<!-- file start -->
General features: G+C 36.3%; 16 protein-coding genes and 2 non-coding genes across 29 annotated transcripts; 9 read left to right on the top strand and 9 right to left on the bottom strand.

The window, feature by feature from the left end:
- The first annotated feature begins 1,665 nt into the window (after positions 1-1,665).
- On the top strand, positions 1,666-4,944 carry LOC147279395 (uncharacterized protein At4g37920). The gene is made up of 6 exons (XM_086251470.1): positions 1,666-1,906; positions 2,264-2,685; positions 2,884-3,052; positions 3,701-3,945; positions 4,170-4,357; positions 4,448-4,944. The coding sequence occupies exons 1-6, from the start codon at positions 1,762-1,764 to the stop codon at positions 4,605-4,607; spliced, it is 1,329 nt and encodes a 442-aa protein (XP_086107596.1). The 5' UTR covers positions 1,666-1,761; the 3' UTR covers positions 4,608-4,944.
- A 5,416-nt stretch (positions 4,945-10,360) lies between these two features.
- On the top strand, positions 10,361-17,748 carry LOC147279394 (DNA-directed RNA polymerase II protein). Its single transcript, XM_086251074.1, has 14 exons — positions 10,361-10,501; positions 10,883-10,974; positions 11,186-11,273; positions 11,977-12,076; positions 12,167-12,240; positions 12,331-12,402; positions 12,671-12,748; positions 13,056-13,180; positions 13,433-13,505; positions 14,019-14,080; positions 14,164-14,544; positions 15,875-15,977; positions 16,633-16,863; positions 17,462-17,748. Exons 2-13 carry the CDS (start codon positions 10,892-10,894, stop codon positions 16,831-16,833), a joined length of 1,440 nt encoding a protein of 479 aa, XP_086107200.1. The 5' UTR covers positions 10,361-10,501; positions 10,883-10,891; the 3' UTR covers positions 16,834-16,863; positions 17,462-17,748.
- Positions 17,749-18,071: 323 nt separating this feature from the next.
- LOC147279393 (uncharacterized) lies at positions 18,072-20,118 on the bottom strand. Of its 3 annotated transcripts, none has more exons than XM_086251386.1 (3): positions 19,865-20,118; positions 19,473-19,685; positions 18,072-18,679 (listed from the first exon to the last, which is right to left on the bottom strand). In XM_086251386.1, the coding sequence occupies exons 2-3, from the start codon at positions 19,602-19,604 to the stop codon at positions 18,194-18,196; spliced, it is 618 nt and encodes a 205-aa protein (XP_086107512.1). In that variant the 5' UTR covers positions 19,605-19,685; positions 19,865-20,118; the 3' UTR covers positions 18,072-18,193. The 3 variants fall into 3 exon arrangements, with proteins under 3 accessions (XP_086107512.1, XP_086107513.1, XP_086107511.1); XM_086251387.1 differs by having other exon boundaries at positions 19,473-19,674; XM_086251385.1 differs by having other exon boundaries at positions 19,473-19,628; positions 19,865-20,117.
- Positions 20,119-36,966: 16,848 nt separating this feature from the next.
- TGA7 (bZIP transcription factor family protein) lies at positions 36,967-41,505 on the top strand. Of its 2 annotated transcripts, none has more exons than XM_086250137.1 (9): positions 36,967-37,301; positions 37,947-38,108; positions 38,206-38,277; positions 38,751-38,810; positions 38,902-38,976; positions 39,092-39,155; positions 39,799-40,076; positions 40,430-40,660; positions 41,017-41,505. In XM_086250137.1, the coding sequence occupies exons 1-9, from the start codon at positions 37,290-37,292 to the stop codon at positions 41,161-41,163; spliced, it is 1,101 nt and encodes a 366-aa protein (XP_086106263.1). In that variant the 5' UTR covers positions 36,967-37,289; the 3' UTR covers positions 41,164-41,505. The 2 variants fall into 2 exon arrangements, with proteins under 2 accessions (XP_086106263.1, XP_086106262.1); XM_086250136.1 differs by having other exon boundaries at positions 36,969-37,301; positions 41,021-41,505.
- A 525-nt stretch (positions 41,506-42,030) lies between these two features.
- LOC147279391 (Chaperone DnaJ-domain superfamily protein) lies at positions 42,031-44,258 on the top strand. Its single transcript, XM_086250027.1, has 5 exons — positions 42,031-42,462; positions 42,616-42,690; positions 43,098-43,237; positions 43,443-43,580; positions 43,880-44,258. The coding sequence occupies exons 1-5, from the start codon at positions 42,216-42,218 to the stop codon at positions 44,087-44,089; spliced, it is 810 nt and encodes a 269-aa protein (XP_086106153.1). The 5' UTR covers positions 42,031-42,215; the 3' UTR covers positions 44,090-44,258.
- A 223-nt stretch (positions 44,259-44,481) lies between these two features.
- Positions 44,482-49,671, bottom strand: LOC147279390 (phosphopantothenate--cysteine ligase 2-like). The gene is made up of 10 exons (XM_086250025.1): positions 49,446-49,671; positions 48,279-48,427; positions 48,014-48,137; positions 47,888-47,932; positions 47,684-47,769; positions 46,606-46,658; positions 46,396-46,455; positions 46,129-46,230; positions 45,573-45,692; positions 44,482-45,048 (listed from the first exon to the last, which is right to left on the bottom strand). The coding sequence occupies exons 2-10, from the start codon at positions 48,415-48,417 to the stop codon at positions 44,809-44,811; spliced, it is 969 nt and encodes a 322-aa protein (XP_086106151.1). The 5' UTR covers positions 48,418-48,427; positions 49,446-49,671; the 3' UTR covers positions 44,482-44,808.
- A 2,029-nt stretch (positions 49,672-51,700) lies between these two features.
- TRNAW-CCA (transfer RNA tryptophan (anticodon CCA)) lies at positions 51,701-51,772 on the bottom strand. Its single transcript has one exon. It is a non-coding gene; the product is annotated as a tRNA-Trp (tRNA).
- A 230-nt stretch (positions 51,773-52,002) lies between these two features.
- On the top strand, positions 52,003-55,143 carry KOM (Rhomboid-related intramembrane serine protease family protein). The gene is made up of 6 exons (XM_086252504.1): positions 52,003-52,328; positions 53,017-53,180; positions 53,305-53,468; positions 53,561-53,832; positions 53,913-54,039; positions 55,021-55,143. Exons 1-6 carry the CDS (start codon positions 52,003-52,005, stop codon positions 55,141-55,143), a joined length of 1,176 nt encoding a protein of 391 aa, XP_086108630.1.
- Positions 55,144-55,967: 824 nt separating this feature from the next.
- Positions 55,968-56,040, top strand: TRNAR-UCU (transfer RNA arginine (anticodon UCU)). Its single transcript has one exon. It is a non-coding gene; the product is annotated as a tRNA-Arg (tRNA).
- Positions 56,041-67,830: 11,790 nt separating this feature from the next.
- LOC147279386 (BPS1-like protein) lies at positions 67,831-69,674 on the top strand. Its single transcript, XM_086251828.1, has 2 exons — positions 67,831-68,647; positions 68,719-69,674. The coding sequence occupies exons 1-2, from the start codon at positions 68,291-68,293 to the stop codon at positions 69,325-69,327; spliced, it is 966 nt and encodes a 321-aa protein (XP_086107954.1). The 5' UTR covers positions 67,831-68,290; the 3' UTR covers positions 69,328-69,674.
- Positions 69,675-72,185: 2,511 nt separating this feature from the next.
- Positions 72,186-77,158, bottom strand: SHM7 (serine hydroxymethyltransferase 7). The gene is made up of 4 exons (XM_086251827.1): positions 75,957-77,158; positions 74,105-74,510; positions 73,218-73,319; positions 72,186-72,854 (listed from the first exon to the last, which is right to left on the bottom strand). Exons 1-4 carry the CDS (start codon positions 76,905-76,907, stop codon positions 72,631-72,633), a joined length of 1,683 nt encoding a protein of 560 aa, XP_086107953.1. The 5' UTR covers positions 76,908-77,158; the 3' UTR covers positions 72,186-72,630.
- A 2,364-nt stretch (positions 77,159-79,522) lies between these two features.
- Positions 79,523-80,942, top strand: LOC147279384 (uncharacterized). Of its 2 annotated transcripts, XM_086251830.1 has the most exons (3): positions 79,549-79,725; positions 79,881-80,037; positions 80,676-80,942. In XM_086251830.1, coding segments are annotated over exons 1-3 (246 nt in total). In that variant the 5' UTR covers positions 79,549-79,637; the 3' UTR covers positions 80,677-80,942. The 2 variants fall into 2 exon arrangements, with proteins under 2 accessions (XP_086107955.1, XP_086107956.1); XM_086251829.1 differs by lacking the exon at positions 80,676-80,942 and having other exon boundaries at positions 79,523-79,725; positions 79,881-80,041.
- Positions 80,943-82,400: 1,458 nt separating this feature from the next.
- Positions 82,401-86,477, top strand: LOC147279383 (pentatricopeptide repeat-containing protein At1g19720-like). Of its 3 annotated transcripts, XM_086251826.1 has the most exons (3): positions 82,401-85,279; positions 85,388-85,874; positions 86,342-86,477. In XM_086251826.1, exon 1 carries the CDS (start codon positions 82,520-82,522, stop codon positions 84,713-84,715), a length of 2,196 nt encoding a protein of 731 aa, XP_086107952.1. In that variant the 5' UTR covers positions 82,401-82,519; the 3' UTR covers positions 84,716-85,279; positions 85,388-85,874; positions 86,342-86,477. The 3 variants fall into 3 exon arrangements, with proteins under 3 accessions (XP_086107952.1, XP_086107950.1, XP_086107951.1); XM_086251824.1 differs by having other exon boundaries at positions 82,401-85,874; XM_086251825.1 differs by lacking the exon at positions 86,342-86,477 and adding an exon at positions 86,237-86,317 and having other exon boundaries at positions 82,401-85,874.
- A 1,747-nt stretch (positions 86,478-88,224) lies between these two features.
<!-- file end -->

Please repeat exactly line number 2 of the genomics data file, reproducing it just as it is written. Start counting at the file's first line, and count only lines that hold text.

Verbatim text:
The window, feature by feature from the left end: